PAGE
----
Fried Green Tomatoes
We’ve all heard of fried green tomatoes (speaking of the food here, not the movie). But like many items that are considered part of Soul or Southern cuisine, have you ever wondered why this delight never seemed to make it north? After all, they do have tomatoes up north, and pretty good ones at that. So why did fried green tomatoes become associated with only with Southern cooking and Soul Food?
Well, it all comes down to the weather.
While it’s true that the growing season down south starts weeks earlier than its northern counterpart, it is also true that from the middle of July through August –prime tomato season up north- in the high heat of the Southern summer, tomatoes shut down (the same thing happens, BTW, to chickens!). At that time of year down in the Carolinas and in Georgia, Alabama, and the rest of the Deep South, it is just too hot for them and they stop producing flowers or fruit. But they don’t die. They just sort of go dormant.
But here’s the thing: by the end of August and into September, when their northern cousins are turning yellow and spindly and are getting ready to say Good-bye, southern tomatoes get their second wind, a new lease on life. They start budding again and producing flowers. Since it is still mild enough for various pollinators to be buzzing around, they once again produce fruit.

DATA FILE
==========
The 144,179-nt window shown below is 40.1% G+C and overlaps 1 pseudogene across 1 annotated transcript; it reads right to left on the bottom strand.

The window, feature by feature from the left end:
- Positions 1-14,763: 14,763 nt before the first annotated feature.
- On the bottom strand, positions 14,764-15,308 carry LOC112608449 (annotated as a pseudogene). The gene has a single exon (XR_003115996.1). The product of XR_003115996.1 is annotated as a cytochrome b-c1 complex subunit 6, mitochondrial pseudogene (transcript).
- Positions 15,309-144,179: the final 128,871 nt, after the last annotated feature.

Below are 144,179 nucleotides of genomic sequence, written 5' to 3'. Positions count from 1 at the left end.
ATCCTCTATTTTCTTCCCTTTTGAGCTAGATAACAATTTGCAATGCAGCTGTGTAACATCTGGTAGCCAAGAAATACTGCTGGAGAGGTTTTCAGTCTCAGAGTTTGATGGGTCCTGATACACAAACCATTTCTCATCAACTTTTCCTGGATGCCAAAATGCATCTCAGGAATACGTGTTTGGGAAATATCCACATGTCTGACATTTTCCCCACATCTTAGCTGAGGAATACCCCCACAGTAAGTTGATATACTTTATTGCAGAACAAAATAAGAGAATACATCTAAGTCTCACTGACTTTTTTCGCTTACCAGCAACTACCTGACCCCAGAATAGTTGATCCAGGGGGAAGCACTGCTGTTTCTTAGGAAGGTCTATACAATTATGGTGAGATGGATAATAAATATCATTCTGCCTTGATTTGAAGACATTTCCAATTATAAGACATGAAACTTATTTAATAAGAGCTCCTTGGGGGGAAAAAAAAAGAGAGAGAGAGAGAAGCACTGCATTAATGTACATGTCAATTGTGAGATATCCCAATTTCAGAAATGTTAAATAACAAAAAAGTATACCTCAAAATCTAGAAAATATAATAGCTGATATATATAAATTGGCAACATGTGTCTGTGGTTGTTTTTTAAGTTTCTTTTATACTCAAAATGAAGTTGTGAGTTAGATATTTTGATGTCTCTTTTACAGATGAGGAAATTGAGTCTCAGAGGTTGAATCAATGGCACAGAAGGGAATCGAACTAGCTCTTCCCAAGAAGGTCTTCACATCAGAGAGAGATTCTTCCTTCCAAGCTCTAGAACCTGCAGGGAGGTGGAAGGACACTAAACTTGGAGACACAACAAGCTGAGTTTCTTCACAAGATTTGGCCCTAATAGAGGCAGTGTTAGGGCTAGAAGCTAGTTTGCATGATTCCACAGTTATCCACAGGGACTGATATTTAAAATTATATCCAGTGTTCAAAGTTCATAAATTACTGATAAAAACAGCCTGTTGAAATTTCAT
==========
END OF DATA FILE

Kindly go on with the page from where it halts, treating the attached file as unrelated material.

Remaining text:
But, even though it is still mild, the days are getting shorter, the sun is dipping lower in the sky, and the nights are getting cooler…not northern, cool, but cooler. What this means is that although the plants are still producing nice fruit, the conditions are such that it will never ripen.
Those tomatoes will get big and they’ll look hearty, but they’ll stay green.
And so it is, that for as long as people have been planting tomatoes in the south, they’ve had a large supply of big green tomatoes every fall. Being the clever people they were, folks down that way started coming up with ways to use this annual autumn bounty. They made green tomato jam, green tomato relish, and fried green tomatoes.
The rest is Soul Food history.